Virtual reality: often talked about, usually poorly executed. In the past, I’ve never felt completely immersed in a virtual experience, resorting to suspending disbelief and relying on imagination to truly think I was flying a fighter jet or traveling the world.
But my opinions of VR technology, and its applications, are changing after visiting Samsung 837, a showroom of the company’s latest and greatest VR experiences.
Located in Manhattan’s Meatpacking district, Samsung 837 is a first-class showroom exploring the applications of virtual reality. Inside the somewhat nondescript building, it’s a blast to the senses: music pumps from the in-house DJ, images on the wall, including the “world’s largest selfie,” are constantly rushing past, and shrine-like displays hold the latest Samsung smartphones.
The first stop was the “4D” rollercoaster, which paired 3D goggles with a simulator and a waiver indemnifying Samsung in case you accidentally elbow your neighbor (sorry, Juan). I was prepared for a generic simulation experience: the chair would rock a few times and I’d have to suspend my senses for the duration to feign a VR experience. I don’t know whether it was the rocking chair or hearing the yelps of the people next to me (looking at you, Kevin), but I truly felt I was on Six Flags’ Tatsu rollercoaster, plummeting headfirst into the leafy grounds below. At one point, I had to remind myself that no, I wasn’t actually on a roller coaster, so I could stop hyperventilating (heights are the worst). Scorecard: VR – 1, Skepticism – 0.
In another VR experience, I strapped on one of those oh-so fashionable headsets and a pair of high-grade headphones. The result: total immersion. With a few clicks on the side of the headset, I got up close with an apatosaurus resting under the Redwoods (add a fan and it would have felt like the dinosaur was really sniffing me), watched a Pixar-light animated short about a fisherman, and even learned how to cook shrimp with mushrooms and bean sprouts with a wok, sticking my face into the steaming wok to check on the status of the protein.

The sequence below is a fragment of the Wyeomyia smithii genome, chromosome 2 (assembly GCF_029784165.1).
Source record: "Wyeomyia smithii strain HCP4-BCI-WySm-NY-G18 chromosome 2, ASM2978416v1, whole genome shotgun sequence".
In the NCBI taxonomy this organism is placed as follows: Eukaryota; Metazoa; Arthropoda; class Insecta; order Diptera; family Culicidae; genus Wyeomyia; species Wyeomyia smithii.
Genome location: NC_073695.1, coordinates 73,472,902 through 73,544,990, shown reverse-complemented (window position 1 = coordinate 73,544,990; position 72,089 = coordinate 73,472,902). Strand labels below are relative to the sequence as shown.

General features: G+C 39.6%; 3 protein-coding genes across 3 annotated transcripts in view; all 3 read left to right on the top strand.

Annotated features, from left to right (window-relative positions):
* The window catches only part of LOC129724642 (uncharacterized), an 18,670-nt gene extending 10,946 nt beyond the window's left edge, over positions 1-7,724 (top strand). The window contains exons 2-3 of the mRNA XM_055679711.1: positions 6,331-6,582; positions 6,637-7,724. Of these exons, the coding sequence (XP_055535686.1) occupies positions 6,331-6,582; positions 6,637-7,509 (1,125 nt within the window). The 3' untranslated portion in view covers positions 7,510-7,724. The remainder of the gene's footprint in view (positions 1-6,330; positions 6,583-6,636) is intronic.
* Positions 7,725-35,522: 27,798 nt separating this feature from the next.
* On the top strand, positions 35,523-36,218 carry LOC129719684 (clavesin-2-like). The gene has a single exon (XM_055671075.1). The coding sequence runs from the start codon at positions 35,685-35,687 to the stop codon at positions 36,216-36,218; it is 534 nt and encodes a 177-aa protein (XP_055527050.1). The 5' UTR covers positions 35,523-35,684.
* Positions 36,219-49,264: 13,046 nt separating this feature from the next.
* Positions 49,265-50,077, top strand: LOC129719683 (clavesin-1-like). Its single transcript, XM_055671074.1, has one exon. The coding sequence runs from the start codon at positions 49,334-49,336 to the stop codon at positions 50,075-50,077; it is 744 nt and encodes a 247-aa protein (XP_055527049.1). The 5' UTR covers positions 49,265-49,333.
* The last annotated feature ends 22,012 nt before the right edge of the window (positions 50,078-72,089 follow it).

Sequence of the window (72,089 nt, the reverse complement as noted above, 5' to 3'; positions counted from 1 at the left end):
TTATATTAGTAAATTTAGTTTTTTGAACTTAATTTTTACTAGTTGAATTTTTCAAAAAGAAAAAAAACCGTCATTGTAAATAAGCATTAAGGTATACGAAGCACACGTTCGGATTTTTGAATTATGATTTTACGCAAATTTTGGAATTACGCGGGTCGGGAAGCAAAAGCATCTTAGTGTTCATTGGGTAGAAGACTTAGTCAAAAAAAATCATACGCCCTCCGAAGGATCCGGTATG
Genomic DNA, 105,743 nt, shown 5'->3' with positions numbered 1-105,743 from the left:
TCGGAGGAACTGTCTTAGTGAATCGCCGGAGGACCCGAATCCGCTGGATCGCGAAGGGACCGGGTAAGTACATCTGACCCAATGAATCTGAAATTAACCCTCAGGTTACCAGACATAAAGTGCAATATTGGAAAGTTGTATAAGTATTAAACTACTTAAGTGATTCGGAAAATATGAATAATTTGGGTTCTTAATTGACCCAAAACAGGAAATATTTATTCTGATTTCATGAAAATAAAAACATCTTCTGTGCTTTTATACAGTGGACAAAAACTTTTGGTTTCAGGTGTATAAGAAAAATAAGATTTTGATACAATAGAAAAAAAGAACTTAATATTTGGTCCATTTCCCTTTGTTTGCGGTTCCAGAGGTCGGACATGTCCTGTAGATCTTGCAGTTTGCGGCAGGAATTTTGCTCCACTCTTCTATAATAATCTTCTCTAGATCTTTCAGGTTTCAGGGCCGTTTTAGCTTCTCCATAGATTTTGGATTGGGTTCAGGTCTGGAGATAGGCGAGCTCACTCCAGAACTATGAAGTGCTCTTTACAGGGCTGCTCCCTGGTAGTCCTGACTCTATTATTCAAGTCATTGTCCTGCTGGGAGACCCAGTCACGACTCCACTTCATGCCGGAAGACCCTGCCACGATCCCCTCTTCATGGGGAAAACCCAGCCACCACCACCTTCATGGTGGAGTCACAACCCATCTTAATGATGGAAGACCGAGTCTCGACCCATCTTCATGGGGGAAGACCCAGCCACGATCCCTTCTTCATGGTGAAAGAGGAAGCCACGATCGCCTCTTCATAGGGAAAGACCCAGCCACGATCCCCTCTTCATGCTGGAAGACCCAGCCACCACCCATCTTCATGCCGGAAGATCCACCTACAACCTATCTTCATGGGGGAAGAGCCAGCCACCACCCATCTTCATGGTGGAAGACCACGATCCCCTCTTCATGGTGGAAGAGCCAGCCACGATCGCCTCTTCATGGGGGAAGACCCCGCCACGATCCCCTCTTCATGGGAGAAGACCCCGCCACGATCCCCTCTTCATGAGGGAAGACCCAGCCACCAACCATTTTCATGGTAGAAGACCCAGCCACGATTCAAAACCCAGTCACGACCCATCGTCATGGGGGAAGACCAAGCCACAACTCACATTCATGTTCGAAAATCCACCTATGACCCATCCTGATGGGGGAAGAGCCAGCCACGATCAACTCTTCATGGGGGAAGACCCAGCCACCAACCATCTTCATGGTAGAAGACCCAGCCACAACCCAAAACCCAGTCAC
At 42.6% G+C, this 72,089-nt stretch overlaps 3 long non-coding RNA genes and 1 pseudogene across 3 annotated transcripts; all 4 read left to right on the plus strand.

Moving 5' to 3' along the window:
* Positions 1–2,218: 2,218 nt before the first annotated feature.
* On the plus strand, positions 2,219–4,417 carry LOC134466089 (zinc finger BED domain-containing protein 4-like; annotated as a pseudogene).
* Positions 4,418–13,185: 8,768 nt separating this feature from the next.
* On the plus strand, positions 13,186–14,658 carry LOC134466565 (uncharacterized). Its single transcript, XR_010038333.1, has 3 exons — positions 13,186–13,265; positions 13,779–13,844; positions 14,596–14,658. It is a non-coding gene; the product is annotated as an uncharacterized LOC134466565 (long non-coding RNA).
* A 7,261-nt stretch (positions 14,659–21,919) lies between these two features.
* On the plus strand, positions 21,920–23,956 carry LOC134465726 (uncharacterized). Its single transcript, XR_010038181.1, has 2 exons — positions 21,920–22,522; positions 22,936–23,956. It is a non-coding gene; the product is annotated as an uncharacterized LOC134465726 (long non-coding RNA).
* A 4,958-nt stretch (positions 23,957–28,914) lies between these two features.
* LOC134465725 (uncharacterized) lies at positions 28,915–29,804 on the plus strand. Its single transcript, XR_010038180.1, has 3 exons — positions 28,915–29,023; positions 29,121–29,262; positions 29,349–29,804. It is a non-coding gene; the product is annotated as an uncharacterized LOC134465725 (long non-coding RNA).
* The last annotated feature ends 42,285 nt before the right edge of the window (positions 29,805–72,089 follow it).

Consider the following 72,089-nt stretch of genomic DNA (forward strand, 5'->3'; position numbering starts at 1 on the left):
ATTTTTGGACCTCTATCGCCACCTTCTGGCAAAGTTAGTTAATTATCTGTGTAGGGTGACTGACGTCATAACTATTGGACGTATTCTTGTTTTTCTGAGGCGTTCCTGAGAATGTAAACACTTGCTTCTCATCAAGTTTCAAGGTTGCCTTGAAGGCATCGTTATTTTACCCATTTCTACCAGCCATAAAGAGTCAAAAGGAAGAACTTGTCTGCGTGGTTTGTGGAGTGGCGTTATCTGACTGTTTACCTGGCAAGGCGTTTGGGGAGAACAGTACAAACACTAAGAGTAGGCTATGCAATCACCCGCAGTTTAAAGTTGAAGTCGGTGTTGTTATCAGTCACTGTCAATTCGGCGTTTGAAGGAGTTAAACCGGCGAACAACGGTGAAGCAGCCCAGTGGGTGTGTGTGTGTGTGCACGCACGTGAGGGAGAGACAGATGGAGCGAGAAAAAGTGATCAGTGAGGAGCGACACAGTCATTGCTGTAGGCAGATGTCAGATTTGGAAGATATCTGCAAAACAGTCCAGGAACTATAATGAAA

Samsung also displayed its line of household appliances that are a part of the “Internet of things,” like a fridge that keeps your grocery list up to date and a coffeepot that turns on via a smartphone app—coming soon (if not already there) to a countertop near you.
So what does this snazzy VR technology mean? We consumers will definitely be interacting with TV shows, video games, movies, apps and other digital platforms in 3D VR landscapes in the near future. And advertisers will need to be onboard, creating immersive experiences that pair entertainment with product/service placement. Me, I’m hoping to one day actually fight in Star Wars. Savvy marketers will be along for the ride.